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Creating a form

Paul Hudson    @twostraws   

Many apps require users to enter some sort of input – it might be asking them to set some preferences, it might be asking them to confirm where they want a car to pick them up, it might be to order food from a menu, or anything similar.

SwiftUI gives us a dedicated view type for this purpose, called Form. Forms are scrolling lists of static controls like text and images, but can also include user interactive controls like text fields, toggle switches, buttons, and more.

You can create a basic form just by wrapping a text view inside Form, like this:

var body: some View {
    Form {
        Text("Hello, world!")
    }
}

If you’re using Xcode’s canvas, you’ll see it change quite dramatically: before Hello World was centered on a white screen, but now the screen is a light gray, and Hello World appears in the top left in white.

What you’re seeing here is the beginnings of a list of data, just like you’d see in the Settings app. We have one row in our data, which is the Hello World text, but we can add more freely and have them appear in our form immediately:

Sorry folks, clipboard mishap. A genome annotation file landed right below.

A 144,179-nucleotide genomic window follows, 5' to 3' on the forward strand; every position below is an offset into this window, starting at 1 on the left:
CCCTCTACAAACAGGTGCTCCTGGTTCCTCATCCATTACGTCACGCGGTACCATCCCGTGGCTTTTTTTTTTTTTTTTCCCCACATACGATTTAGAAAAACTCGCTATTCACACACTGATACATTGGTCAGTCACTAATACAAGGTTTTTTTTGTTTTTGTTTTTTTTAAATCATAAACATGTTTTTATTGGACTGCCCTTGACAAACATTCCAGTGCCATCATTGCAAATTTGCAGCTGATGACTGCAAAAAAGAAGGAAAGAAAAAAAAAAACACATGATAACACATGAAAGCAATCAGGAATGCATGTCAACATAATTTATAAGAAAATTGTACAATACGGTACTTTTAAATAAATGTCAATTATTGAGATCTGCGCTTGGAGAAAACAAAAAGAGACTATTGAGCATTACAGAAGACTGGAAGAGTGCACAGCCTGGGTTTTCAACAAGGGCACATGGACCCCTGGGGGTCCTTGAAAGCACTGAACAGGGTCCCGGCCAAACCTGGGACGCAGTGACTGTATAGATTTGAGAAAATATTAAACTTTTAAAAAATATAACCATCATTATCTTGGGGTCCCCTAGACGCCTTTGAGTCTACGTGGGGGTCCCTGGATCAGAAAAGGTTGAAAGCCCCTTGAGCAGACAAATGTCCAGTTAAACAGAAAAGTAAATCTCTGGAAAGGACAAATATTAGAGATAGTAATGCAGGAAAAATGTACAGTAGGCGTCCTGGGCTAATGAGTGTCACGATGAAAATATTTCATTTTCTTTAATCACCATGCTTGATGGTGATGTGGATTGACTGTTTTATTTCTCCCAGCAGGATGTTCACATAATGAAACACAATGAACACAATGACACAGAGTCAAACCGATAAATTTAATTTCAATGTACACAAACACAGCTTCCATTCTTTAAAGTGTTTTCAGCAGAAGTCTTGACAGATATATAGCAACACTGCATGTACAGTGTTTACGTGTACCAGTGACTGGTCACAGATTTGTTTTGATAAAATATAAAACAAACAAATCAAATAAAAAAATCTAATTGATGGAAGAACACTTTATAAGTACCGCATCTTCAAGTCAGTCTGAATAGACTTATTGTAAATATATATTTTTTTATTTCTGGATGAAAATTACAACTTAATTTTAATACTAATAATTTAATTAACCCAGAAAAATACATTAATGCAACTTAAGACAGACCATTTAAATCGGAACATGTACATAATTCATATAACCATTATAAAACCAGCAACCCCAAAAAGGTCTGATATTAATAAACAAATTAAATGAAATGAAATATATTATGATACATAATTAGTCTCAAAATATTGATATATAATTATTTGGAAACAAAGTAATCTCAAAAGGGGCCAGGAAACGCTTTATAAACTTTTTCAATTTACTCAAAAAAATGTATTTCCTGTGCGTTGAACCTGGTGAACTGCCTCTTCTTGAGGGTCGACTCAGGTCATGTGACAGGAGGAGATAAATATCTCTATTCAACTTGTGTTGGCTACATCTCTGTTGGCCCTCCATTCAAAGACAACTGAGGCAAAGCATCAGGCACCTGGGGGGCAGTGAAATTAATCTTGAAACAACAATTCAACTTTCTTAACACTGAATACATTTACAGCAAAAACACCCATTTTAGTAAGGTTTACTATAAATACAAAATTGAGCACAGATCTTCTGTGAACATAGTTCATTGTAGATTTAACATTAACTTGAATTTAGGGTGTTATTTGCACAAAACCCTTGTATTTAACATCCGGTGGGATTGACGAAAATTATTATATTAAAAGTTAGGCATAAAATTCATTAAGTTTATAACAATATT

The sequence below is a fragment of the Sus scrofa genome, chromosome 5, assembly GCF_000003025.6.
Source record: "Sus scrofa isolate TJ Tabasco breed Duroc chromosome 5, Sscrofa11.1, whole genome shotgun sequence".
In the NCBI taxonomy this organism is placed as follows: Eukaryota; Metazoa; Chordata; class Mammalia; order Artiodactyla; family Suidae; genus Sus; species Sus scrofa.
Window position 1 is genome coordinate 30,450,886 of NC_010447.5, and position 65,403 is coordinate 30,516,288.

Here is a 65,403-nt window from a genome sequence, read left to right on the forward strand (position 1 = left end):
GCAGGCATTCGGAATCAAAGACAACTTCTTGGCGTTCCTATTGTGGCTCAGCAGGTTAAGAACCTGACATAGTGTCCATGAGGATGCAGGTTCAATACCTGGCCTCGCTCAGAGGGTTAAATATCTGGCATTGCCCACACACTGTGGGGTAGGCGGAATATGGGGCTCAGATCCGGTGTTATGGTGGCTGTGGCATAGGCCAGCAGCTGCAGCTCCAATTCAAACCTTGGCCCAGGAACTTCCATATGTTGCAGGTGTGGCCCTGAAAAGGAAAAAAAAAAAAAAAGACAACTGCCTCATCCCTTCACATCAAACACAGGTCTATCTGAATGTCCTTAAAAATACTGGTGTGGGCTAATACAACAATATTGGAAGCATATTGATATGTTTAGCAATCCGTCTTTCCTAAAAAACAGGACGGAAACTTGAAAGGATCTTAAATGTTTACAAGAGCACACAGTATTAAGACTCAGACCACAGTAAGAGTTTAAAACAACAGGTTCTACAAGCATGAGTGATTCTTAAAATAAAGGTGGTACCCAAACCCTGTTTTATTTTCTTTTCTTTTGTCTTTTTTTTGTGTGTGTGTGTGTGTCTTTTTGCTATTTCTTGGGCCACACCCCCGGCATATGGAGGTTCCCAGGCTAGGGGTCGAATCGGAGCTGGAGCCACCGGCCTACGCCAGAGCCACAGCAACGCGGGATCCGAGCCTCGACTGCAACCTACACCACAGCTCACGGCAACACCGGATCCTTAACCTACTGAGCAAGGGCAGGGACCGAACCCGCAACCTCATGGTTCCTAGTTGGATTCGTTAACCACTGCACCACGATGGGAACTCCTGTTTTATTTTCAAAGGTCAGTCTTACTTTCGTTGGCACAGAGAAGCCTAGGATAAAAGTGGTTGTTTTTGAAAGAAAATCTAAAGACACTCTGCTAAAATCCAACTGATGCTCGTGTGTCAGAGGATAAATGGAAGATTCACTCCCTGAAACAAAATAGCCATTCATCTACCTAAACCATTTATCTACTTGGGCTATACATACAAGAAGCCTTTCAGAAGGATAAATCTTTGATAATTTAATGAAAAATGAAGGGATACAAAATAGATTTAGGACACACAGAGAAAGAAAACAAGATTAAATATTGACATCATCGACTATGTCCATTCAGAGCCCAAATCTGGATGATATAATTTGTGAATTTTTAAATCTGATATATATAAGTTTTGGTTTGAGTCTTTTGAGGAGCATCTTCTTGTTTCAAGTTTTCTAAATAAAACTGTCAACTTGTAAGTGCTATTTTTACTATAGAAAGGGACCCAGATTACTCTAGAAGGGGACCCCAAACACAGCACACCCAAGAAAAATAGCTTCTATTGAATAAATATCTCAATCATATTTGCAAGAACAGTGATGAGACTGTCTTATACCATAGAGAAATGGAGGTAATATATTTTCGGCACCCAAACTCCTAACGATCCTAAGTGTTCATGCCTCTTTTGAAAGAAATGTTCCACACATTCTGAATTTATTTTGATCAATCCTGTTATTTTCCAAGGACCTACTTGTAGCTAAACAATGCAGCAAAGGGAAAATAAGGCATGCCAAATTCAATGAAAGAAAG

Form {
    Text("Hello, world!")
    Text("Hello, world!")
    Text("Hello, world!")
}

In fact, you can have as many things inside a form as you want. For example, this code shows ten rows of text just fine:

Form {
    Text("Hello, world!")
    Text("Hello, world!")
    Text("Hello, world!")
    Text("Hello, world!")
    Text("Hello, world!")
    Text("Hello, world!")
    Text("Hello, world!")
    Text("Hello, world!")
    Text("Hello, world!")
    Text("Hello, world!")
}

If you want to split your form up into visual chunks, just like the Settings app does, you can use Section like this:

Form {
    Section {
        Text("Hello, world!")
    }

    Section {
        Text("Hello, world!")
        Text("Hello, world!")
    }
}

There’s no hard and fast rule when you should split a form into sections – it’s just there to group related items visually.

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